James Matlack Raney grew up all over the world, in Europe, Latin America, and Africa, before winding up in the mysterious land of horses and bluegrass – Kentucky. Now he calls Southern California home, writing adventures and occasionally living a few of his own. Besides writing adventures about magical treasures, scheming thieves, and daring pirates, he also enjoys playing guitar, reading a great book by the pool or at the beach, and seeing his far-away friends and family whenever he has the chance.
The Wardrobe: What are your favorite types of books to read? Do you think an author should be extensively well-read in the genre he/she writes in? What is the title of the last book you read (or are currently reading)?
James Matlack Raney: I love reading fantasy, science fiction, and thrillers for the most part. But I also enjoy some good non-fiction on the side from time to time. I’m not sure how well read an author needs to be in a particular genre to give it a try, as long as the author reads good books in any genre, and as much as he or she can! The truth of the matter is, if you’re going to write, you need to read. But I certainly don’t feel you need, or even should, read only in the genre you wish to write. Read everything you can get your hands on! I’m a huge Stephen King fan, and so I’m reading his son, Joe Hill’s, horror/thriller NOS482 right now. It’s pretty chilling!
TW: When you were a child, what was your dream job? Did you want to go into traditional publishing first or did you always want to self-publish?
JMR: It certainly wasn’t to be a writer! When I was a kid, I wanted to be a jet pilot for the longest time, and then an FBI agent after that. It makes me smile to think about those days, because I would have been miserable in those jobs. I love writing more than I’ve ever enjoyed doing anything else, but I didn’t really discover that until my early twenties. As for the publishing, I still dream of being associated with a publishing house at some point. There’s so many advantages to that. But I’ve found Indie publishing to be more satisfying than I ever thought it would be, and I’ve made new fans that way. So, if that ends up being the only path to readers for me, so be it!
TW: Out of every book/story/graphic novel you’ve ever read, who is your all-time favorite character and why? Did this character inspire you in your writing? How?
JMR: Wow! What a hard question! But, since this magazine is called the Wardrobe, I will tell you that one of my favorite literary characters from early on was Edmund Pevensie, especially from the VOYAGE OF THE DAWN TREADER. Here was this guy who had nearly ruined everything in Narnia, and had been a spoiled brat in the first novel, and also a bit of a second fiddle to his brother, Peter. But in this story, he comes into his own, and proves himself to be a hero in his own right, and is even able to help redeem another brat, Eustace. Great children’s literature that I still enjoy today.
TW: Is there any part of your journey to publishing that you wish you knew about beforehand?
JMR: There’s so much! It’s hard to put in a short paragraph everything I leaned since I began this journey into Indie publishing, and I wish I knew it all beforehand. But, perhaps most of all, because of how it impacts sales, I wish I would have known more about the science of cover design. I’ve been so fortunate to work with a wonderful artist named Lora Lee, who is just so creative and talented. But I wasn’t very helpful at the beginning, because I just didn’t have any idea how much things like branding, titling, framing, and flap copy mattered to attracting a buyer. It’s been fun to learn, though, and since one of the advantages to indie publishing is flexibility and the ability to quickly adapt and change course, it’s also been fun to implement. I can’t wait to share the new cover of JIM MORGAN AND THE PIRATES OF THE BLACK SKULL with the world.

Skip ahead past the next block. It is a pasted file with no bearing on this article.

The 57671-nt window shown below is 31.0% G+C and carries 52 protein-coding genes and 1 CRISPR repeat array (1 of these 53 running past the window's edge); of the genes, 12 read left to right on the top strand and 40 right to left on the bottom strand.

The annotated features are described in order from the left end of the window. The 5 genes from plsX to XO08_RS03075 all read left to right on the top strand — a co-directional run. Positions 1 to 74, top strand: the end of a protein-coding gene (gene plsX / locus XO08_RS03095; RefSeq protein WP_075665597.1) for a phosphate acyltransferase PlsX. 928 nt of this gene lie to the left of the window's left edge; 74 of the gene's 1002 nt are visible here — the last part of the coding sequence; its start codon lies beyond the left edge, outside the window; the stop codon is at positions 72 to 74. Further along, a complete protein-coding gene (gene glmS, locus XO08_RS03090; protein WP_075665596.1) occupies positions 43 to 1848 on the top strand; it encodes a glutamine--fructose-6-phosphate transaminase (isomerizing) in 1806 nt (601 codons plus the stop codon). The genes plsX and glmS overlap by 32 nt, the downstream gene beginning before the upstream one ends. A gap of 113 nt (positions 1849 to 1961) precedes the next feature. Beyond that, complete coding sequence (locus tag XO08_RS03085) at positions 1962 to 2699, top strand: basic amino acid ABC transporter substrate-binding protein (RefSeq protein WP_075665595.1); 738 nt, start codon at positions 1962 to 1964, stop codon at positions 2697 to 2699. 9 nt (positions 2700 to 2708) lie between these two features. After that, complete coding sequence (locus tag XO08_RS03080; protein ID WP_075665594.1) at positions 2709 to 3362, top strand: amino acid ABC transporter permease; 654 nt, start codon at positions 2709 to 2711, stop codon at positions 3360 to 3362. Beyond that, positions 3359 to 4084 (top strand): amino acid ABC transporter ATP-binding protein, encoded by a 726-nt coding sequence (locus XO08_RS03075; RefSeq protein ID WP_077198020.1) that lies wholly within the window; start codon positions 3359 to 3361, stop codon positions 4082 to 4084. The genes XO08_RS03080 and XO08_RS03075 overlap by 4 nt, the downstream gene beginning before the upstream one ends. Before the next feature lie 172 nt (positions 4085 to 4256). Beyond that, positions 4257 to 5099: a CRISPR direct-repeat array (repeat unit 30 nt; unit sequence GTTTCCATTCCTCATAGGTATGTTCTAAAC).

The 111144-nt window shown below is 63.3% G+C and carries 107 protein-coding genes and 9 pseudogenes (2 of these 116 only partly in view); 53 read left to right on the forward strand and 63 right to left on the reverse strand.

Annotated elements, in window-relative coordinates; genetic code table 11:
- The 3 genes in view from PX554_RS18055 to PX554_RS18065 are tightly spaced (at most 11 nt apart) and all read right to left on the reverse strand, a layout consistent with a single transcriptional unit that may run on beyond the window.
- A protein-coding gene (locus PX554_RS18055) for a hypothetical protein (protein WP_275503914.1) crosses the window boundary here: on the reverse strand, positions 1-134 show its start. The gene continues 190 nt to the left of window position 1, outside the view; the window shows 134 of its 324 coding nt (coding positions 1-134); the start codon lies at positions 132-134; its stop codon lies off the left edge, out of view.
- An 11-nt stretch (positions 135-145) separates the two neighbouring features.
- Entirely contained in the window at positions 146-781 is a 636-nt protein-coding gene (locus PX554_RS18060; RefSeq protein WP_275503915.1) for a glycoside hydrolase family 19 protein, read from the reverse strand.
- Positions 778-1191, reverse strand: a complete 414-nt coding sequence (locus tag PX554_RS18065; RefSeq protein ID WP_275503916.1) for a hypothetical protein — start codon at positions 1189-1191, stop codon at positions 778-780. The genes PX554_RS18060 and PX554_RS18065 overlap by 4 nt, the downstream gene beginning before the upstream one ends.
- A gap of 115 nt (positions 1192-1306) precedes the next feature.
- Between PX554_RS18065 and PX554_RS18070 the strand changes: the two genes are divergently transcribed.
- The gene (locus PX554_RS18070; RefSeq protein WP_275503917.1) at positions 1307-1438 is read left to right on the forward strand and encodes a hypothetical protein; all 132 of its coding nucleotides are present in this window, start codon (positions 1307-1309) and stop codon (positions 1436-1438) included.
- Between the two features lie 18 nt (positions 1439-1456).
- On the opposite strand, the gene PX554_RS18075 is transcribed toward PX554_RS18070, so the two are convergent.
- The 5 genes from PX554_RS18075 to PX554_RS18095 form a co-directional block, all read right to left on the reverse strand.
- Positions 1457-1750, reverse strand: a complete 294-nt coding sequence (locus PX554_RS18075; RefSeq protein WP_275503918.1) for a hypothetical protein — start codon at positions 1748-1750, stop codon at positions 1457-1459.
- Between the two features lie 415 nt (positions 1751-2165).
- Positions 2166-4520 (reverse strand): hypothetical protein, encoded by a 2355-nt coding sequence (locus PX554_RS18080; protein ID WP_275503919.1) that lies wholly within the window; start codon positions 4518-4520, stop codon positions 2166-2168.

TW Have you ever experienced writer’s block? Are there any methods you use to push beyond such difficulties?
JMR: I think writer’s block is just a phrase for temporary lack of confidence in oneself, like when a basketball player goes into shooting slump, or a baseball player goes into a hitting slump. But all the great sports players just kept shooting and swinging, and I think that’s what a writer has to keep doing. Keep writing. You’ll find your rhythm again.
TW: If you had to choose to like one movie made from a novel, which would you choose? Why?
JMR: It may be cliché, but the original Lord of the Rings movies are just so good. I thought Fellowship of the Ring, especially, was just the perfect interpretation of the novel, and I can’t imagine Middle Earth any other way since that version came to the screen. Brilliant.
TW: How many drafts did you complete on your stories? How did you know when they were finished and ready?
JMR: That might be another lesson I wish I had known before beginning as a writer – that writing IS rewriting! You must be willing to do as many drafts as necessary to get the story as good as it can be, and then know when to stop revising and share the story with the world. I think, at a bare minimum, you should be up for four drafts. A first, two major rewrites, and a polish. If you’ve done at least that, you’ve probably helped craft a solid piece. Just make sure you trust your writing circle to give you real, impactful feedback, and that you employ a professional editor to help you along the way.
To preview and buy James Matlack Raney’s book Jim Morgan and the King of Thieves, click HERE!
To preview and buy his second book, Jim Morgan and the Pirates of the Black Skull, click HERE!
*Interview conducted by Ellie Benitez*